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New Rules Governing Fracking on Public Land

On March 20, 2015 the U.S. Department of the Interior, Bureau of Land Management (“BLM”) released a final rule governing hydraulic fracturing (“fracking”) on public and American Indian lands. First proposed on May 11, 2012, the rule has finally issued after receiving over 1.5 million public comments, and will update existing regulations on the topic first passed over 30 years ago. Most notably, these new rules incorporate new drilling technologies, such as fracking, which were not accounted for when the oil and gas extraction laws were originally passed. In this ruling, the Obama administration is trying to set a national standard for these controversial oil extracting practices because they are crucial to fueling the U.S. oil supply.

This final rule attempts to protect groundwater and surrounding land by regulating the disposal of materials such as wastewater and chemicals used in the drilling process. Key changes to the final rule include: (1) The allowable use of an expanded set of cement evaluation tools to help ensure that usable water zones have been isolated and protected from contamination; (2) Replacement of the “type well” concept to demonstrate well integrity with a requirement to demonstrate well integrity for all wells; (3) More stringent requirements related to claims of trade secrets exempt from disclosure; (4) More protective requirements to ensure that fluids recovered during hydraulic fracturing operations are contained; (5) Additional disclosure and public availability of information about each hydraulic fracturing operation; and (6) Revised records retention requirements to ensure that records of chemicals used in hydraulic fracturing operations are retained for the life of the well.[1]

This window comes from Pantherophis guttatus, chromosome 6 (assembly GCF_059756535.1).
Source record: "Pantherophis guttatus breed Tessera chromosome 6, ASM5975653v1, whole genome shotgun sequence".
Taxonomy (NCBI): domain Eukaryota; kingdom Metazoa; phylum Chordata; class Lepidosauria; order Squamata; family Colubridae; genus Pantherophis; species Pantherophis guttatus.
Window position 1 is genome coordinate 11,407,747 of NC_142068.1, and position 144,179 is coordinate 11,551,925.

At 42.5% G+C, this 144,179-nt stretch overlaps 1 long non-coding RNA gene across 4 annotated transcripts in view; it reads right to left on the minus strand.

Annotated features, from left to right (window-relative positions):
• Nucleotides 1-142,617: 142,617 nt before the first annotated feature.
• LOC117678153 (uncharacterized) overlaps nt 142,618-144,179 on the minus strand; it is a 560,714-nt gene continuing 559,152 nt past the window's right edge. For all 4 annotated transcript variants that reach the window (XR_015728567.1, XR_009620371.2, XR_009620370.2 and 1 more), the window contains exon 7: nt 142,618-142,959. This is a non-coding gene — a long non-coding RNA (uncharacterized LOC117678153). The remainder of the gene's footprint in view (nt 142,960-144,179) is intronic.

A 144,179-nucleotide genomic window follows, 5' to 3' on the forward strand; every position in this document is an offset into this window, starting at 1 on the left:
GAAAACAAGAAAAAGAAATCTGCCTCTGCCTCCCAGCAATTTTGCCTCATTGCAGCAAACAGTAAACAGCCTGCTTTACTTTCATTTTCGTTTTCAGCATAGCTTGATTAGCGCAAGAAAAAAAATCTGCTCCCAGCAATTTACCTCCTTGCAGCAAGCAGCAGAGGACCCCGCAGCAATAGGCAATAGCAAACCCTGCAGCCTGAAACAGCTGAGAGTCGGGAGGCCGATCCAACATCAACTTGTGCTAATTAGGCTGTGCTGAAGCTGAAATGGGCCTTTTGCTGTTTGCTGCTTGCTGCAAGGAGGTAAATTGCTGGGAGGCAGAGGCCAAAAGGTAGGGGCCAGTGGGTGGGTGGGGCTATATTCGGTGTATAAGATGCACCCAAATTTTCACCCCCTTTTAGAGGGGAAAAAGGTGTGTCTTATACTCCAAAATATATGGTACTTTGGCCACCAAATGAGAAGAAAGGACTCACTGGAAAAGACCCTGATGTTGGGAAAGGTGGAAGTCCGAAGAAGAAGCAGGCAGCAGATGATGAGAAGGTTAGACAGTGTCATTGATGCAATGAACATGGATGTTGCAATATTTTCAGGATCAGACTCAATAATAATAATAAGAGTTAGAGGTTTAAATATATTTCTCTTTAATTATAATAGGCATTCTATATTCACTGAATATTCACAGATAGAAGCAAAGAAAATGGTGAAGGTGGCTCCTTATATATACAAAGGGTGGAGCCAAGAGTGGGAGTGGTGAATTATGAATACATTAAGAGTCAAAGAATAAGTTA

Unfortunately, there will never be a happy medium when it comes to this highly debated subject. The energy companies are already criticizing the new rules for being too burdensome and intrusive on their day to day operations, and the environmental groups are in outrage that these rules are not limiting enough. Two energy groups have already filed a lawsuit claiming that “BLM's rulemaking represents a reaction to unsubstantiated concerns and the administrative record lacks the factual, scientific, or engineering evidence necessary to sustain the agency’s final rule.”[2] Energy companies are also not happy with these new rules because they will cost significantly more per well drilled, and take a lot longer to process drilling applications and slow down production.

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